Khris Davis (DH, OAK)

Year   AB  ct%    BA/xBA   HctX  GB/LD/FB  HR   PX/xPX  hr/f  BPV
====  ===  ===  =========  ====  ========  ==  =======  ====  ===
2016  555  70%  .247/.266   111  43/17/40  42  171/145   27%   60
2017  566  66%  .247/.257   112  38/19/42  43  177/174   27%   51
2018  576  70%  .247/.261   116  35/16/49  48  185/171   24%   68
2019  481  70%  .220/.222   111  42/20/37  23   89/126   18%   -5

Three straight years of 40 HR combined with a juiced ball might've had us dreaming of 50+ from Davis in 2019. Instead, he cobbled up just 23 in 481 at-bats. Davis has plummeted from a Top 50 pick last year to one barely going inside the Top 200. It's an ideal buying opportunity given that Davis tried to play through a nagging hip injury sustained on May 5. Davis's pre-injury skills (70% ct%, 151 xPX, 24% HR/F through April) were right in line with 2016-18's peak, and at 32 years old, there's no reason to think a healthy Davis can't snap right back to that level of production. With a UT-only discount baked in for good measure, all the ingredients are in place for this bargain to be served on a silver platter.

Jonathan Schoop (2B, DET)

Year   AB  ct%    BA/xBA   HctX  GB/LD/FB  HR   PX/xPX  hr/f  BPV
====  ===  ===  =========  ====  ========  ==  =======  ====  ===
2016  615  78%  .267/.266    84  45/20/35  25  116/ 74   15%   40
2017  622  77%  .293/.270   113  42/21/37  32  120/113   18%   37
2018  473  76%  .233/.249    78  45/18/37  21  110/ 79   16%   22
2019  433  73%  .256/.256    98  43/20/37  23  119/103   20%   22

There's nothing really speculative about this; just an obvious market flaw to pounce on late in drafts. Our own Matt Cederholm recently uncovered a 13-round difference between Schoop's BHQ projection and ADP. The market has completely dumped Schoop, who has fallen nearly 200 picks from last year despite earning more value in 2019 than he did in 2018. Sure, the move from MIN to DET doesn't help from a park/lineup standpoint, but Schoop will play every day and should hit in the middle of the lineup. Schoop's ceiling is limited—we wouldn't speculate on anything better than 2017's breakout—but our .263 BA, 30 HR projection makes Schoop a sure bet for profit outside the Top 300.

Travis Shaw (1B, TOR)

Year   AB  ct%    BA/xBA   HctX  GB/LD/FB  HR   PX/xPX  hr/f  SB/RSpd/SBO  BPV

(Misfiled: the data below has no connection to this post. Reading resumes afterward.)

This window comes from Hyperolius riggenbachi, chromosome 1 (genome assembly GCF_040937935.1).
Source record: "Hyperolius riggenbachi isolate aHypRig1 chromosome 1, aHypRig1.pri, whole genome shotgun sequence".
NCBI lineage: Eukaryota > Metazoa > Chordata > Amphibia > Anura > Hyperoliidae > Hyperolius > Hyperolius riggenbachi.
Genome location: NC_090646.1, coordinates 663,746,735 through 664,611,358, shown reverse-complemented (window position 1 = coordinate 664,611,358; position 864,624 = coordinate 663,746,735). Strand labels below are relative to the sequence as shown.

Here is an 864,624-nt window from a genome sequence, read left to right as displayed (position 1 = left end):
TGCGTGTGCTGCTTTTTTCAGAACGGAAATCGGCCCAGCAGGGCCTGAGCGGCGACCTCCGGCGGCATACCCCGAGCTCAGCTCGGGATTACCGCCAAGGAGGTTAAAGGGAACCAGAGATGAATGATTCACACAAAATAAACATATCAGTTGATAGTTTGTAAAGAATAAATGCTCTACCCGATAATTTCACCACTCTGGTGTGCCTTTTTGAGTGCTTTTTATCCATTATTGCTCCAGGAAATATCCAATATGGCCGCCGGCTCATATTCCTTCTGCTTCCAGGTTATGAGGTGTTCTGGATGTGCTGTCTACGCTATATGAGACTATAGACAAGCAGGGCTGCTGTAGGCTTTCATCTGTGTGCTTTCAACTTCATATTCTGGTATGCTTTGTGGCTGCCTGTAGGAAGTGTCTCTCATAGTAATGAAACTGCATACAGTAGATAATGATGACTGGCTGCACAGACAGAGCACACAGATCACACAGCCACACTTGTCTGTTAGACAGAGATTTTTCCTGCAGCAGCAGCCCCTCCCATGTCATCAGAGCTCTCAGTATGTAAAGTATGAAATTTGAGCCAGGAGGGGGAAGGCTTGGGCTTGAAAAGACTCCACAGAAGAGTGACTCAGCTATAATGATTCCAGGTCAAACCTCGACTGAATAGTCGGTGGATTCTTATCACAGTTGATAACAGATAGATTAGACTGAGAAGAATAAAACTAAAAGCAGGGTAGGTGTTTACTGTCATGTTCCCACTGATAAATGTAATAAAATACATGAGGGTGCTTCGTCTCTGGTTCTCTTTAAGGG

====  ===  ===  =========  ====  ========  ==  =======  ====  ===========  ===
2016  480  72%  .242/.240    98  36/19/45  16  123/122   10%   5/  67/ 6%   29
2017  538  74%  .273/.274   112  43/20/38  31  141/128   21%  10/  82/ 7%   55
2018  498  78%  .241/.263   115  37/18/45  32  133/132   18%   5/  46/ 5%   66
2019  230  61%  .157/.182    75  29/22/49   7   72/101   10%   0/   0/ 0%  -45

A Top 100 pick this time last year, Shaw nuked fantasy rosters with a .163 BA through May 14, when he hit the IL with a wrist injury. Shaw also admitted to a swing-change-went-wrong experiment that he says helped torpedo his 2019 season. Shaw put up two straight years of 30+ HR and 5+ SB from 2017-18 with excellent supporting skills, and gets a shot at redemption in 2020 as TOR's starting 1B. With a draft cost outside the Top 350, there's no risk in finding out whether Shaw's 2019 dud was just an aberration. If it wasn't, you'll be handsomely rewarded.

 

National League

Lorenzo Cain (OF, MIL)

Year   AB  ct%    BA/xBA   HctX  GB/LD/FB  HR   PX/xPX  hr/f  SB/RSpd/SBO  BPV
====  ===  ===  =========  ====  ========  ==  =======  ====  ===========  ===
2016  397  79%  .287/.257    96  47/23/30   9   76/ 79    9%  14/  92/16%   23
2017  584  83%  .300/.269   104  44/23/33  15   76/ 84    9%  26/ 164/15%   57
2018  539  83%  .308/.273   116  55/22/23  10   66/ 72   10%  30/ 142/19%   51
2019  562  81%  .260/.275   103  50/26/24  11   63/ 65   10%  18/  81/17%   21

With a .300+ BA, 10+ HR, and 25+ SB in three of the last four years, what could go wrong with Cain? A lot, apparently. Cain still managed to swipe 18 bags, but his .260 BA and 11 HR were damaging over a full season of AB. Cain apparently battled through a thumb problem that he pins on much of 2019's struggles, and claims to be fully healthy (of course!) this spring. Betting on an age-34 rebound from a speedster is risky, but Cain should hit near the top of a great lineup in a great park, and his price has plummeted to the point where even a 2019 repeat would profit at his 185 ADP.

Paul Goldschmidt (1B, STL)

Year   AB  ct%    BA/xBA   HctX  GB/LD/FB  HR   PX/xPX  hr/f  SB/RSpd/SBO  BPV
====  ===  ===  =========  ====  ========  ==  =======  ====  ===========  ===
2016  579  74%  .297/.273   113  46/25/29  24  121/106   19%  32/  89/17%   53
2017  558  74%  .297/.284   132  46/19/35  36  154/160   25%  18/  96/12%   80